As slips, trips and falls continue to represent significant exposures and hazards driving costs up in the workplace, the ASSE announced the approval of three new fall protection standards by the American National Standards Institute (ANSI), aimed at preventing these workplace hazards.
Of the 5,657 fatal on-the-job injuries occurring in 2007, 847 were attributed to falls according to the Bureau of Labor Statistics (BLS)
The ASSE standards(effective November 16, 2009)aimed at preventing injuries and death due to fallsare:
1. “Specification and Design Requirements for Active Fall Protection Systems” (ANSI/ASSE Z359.6-2009).
Specifies requirements for the design and performance of complete active fall-protection systems, including travel-restraint and vertical horizontal fall-arrest systems.
2. “Connecting Components for Personal Fall Arrest Systems” (ANSI/ASSE Z359.12-2009).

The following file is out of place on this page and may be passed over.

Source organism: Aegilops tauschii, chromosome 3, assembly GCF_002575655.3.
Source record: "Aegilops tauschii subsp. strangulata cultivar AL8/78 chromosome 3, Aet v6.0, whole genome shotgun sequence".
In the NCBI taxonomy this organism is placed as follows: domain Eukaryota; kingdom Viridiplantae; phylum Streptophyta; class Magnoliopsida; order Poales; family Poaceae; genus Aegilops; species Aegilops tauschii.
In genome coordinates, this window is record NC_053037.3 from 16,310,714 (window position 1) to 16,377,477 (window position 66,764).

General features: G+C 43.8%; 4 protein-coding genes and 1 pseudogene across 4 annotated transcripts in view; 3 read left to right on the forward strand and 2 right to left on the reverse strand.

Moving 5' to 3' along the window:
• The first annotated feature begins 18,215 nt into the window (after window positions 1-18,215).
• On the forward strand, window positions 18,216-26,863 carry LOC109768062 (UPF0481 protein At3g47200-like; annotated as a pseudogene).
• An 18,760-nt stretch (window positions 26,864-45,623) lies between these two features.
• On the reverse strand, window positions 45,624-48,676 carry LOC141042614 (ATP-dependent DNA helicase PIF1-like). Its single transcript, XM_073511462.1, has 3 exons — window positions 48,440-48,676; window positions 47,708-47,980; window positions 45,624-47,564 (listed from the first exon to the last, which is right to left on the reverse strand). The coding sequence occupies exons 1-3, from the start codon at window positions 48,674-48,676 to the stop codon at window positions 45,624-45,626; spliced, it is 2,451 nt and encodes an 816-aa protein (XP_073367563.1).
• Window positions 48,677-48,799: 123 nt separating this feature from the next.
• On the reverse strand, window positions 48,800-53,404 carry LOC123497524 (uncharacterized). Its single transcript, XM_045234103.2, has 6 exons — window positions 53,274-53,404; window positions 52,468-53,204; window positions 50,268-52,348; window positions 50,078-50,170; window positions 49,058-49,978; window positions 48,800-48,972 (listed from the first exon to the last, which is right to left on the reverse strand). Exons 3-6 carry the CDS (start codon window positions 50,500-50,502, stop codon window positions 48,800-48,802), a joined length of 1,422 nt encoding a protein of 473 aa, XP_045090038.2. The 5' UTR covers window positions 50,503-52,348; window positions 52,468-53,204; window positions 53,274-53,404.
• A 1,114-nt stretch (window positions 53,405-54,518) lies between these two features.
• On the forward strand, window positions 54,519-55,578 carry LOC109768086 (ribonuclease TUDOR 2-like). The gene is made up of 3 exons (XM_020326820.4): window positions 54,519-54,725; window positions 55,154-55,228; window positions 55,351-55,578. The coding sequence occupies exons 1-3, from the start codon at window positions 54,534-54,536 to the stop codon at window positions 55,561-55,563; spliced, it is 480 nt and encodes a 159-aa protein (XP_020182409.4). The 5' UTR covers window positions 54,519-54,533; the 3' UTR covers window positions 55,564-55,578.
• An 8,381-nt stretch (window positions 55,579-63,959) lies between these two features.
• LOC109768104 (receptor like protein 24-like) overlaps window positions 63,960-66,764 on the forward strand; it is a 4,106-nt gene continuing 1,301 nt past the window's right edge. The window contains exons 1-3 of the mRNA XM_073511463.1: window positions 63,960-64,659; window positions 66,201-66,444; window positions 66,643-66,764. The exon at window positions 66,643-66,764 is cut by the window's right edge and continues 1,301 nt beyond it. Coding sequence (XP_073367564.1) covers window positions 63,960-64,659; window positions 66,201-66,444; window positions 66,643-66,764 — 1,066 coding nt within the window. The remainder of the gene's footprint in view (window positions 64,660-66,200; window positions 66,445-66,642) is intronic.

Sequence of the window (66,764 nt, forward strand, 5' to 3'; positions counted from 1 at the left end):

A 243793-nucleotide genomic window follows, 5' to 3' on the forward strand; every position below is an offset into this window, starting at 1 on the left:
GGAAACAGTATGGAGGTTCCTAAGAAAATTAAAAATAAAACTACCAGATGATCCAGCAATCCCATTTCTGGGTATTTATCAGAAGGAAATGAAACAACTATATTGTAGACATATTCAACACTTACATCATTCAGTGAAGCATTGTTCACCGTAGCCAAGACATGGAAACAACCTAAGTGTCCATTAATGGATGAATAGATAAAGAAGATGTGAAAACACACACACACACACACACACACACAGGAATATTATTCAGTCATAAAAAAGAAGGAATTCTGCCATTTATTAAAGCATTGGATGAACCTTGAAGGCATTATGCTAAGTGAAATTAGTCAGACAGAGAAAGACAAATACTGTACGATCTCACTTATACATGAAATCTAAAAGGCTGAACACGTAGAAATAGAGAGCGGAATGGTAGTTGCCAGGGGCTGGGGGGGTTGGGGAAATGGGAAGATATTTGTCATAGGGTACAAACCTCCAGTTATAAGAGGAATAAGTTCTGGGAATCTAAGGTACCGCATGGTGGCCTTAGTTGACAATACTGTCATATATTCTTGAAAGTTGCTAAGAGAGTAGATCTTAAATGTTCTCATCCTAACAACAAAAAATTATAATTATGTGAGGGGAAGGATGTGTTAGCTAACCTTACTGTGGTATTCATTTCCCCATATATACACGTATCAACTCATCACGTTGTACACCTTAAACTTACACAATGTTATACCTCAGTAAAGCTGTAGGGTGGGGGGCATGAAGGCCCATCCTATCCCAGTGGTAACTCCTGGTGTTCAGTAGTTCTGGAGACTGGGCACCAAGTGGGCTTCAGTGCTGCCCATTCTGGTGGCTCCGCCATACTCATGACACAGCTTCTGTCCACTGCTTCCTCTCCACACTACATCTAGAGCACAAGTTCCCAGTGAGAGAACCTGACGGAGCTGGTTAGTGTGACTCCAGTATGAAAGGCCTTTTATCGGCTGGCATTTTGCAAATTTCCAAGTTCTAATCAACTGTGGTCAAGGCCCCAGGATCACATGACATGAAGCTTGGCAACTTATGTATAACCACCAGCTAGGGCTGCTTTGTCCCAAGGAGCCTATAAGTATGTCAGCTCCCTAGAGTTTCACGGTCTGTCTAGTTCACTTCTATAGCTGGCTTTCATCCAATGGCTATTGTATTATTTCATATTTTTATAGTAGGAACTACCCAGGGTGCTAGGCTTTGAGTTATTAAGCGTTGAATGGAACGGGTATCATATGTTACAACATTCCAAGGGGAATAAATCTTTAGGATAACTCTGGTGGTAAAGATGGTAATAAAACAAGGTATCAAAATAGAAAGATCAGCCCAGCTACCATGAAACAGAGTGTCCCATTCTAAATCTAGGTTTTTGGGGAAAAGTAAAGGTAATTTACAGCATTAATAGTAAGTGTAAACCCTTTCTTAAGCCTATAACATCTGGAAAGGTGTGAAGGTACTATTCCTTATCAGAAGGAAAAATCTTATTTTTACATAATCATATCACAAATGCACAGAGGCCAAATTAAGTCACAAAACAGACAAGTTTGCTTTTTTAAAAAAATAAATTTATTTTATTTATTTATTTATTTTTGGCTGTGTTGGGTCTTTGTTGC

Establishes requirements for the performance, design, marking, qualification, test methods and removal from service connectors.
3. “Personal Energy Absorbers and Energy Absorbing Lanyards” (ANSI/ASSE Z359.13-2009).
Requires all energy-absorbing lanyards and personal energy absorbers to reduce the forces implied on the user to less than 10 times the normal gravitational pull of the earth. In addition, users of energy absorbing lanyards must weigh within the range of 130 to 310 pounds (59 – 140 kg). Continue reading Fall Down Go Boom, Still #1→
Obesity is the elephant in the room of health care reform, a public health catastrophe that kills more than 100,000 Americans a year, cost the nation $147 billion last year and threatens to shorten U.S. life expectancy for the first time since the Civil War.